Friday, July 9, 2010

wedding ceremony music

When I posted previously about our wedding music, we were still in the conceptual stages of programming our service. It occurred to me yesterday (as I was pondering potential blog topics) that I never followed up on that and wrote about what we ultimately selected! In fact, I thought I wrote about our music meeting with Norman, but it doesn't appear I did that either... ah well.

As I think I mentioned before, our church has rules aplenty when it comes to what music can and cannot be a part of a worship service. Fortunately for me, I'm the type to save the popular tunes for the reception and keep the service music classical, so these guidelines didn't really cramp my style.

Since Jon and I both studied music in school and I'm a church musician and chorister now, we felt like we needed really awesome music for our wedding; and not the stuff you always hear at church weddings, lovely though some of it may be. We took home a CD sampler of organ music the church gave us quite early in the planning process and nixed all 21 tracks, either because they were too common or just didn't float our boat. From there, we moved into the research phase, dedicating a couple of Friday evenings to trawling Rhapsody's organ music so we would have ideas when we met with the organist.

Our meeting with Norman (the organist) was a hoot. We sat up in his office for about 20 minutes and tossed ideas and names around, and then he took us down to the sanctuary where he tore through some fifteen pieces, each entirely from memory. Jon and I were sitting, bug-eyed, in the pastor chairs between the organ and the pulpit as Norm played one face-melting fugue after another. (I should note that Norm is probably one of the best organists in town -- and he's my church's! What luck.) After that meeting, our music was pretty well set -- all we had to do, aside from ordering the piece I found that Norm didn't know, was tweak the order and determine the right number of selections for the prelude.

So, I bet you're wondering what we picked, right? Here's the prelude:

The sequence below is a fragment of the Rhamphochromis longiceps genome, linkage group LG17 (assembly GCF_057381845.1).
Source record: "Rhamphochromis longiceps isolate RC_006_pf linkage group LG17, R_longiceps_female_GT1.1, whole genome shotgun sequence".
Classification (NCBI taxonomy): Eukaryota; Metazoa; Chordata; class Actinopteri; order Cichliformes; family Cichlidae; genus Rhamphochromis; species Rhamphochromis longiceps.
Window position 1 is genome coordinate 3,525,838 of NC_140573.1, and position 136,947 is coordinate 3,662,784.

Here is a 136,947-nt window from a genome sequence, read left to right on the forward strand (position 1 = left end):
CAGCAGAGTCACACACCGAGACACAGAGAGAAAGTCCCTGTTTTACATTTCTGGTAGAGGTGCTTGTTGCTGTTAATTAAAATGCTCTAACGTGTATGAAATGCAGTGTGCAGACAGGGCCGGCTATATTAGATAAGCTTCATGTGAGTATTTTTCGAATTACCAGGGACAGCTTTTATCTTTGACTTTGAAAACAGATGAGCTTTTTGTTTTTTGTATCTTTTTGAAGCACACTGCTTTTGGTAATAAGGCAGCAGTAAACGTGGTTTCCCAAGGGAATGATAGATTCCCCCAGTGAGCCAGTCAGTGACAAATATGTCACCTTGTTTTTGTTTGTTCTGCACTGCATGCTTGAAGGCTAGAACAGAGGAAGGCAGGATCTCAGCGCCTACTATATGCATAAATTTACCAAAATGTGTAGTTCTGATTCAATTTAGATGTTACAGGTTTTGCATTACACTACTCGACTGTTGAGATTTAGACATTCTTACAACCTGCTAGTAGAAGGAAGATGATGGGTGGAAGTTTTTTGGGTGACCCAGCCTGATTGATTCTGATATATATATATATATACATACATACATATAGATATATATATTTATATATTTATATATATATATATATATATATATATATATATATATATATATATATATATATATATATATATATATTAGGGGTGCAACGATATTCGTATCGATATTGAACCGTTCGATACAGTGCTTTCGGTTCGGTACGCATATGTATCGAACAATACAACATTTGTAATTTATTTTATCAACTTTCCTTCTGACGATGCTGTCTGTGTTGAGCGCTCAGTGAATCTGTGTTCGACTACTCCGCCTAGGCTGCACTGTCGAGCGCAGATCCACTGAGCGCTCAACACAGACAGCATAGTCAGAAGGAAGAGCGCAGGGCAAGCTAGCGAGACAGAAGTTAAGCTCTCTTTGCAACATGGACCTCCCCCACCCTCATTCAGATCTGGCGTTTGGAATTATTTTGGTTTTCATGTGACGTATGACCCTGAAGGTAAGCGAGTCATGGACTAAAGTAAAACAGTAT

Sonata IV in B-flat, Allegretto -- Felix Mendelssohn
Prelude in G, BWV 541 -- J.S. Bach
Suite, Op. 5, "Sicilienne" -- Maurice Durufle
Toccata in D, "Dorian," BWV 538 -- J.S. Bach
Meditation (trans. Maurice Durufle) -- Louis Vierne
Sinfonia, "We Thank Thee, Lord," BWV 29 -- J.S. Bach
After the prelude, our mothers were seated. For this bit of ceremony, I asked my best friend George, who has a lovely tenor voice, to sing. He recommended Reynaldo Hahn's A Chloris, an art song sung in French that sort of resembles Pachelbel's Canon in D in its tempo and character (only it's way better ;)). It was perfect walking music, and it sounded amazing in his voice!
Seating of the mothers: A Chloris -- Reynaldo Hahn
For the processional, we used the wedding march that Felix Mendelssohn had written for his sister, Fanny, back in 1845. It was pretty stately and grand, so for the groomsmen and bridesmaids we went for something a little brighter and more upbeat.
Wedding party processional: Prelude to a Te Deum -- Marc-Antoine Charpentier
Bridal processional: Sonata III in A, Introduction -- Felix Mendelssohn
During the service, we sang a hymn -- Come thou fount of ev'ry blessing (my favorite) -- and had a solo among the scripture and poetry readings. This solo was really special for me. The woman who was my voice teacher in Syracuse, and who was also the focus of my graduate thesis, sang a setting of the e.e. cummings poem i carry your heart with me* by a young composer named Jocelyn Hagen. It was absolutely breathtaking. I knew from the rehearsal if anything was going to set me off crying during the ceremony, this would be it; but I made it through all smiles.
Come thou fount of ev'ry blessing -- traditional
i carry your heart with me -- Jocelyn Hagen
Last but not least, we picked a totally kickass recessional. As a bonus, I'm pretty sure it was long enough to get all of us out of the church and have our brothers go back in for our mamas with time to spare.
Symphony no. 1 in D, Final -- Louis Vierne
So, there you have it! A slightly off-the-beaten-path but fully classical and (mostly) sacred program of wedding service music. I hope this gives any of you hunting for ceremony music some ideas!

--
* the overtly secular nature of the text gave Norman pause -- he didn't want to open the door to other brides who might want more contemporary (read: popular) or less serious music -- but eventually I persuaded him that this piece fit our service perfectly. Victory!

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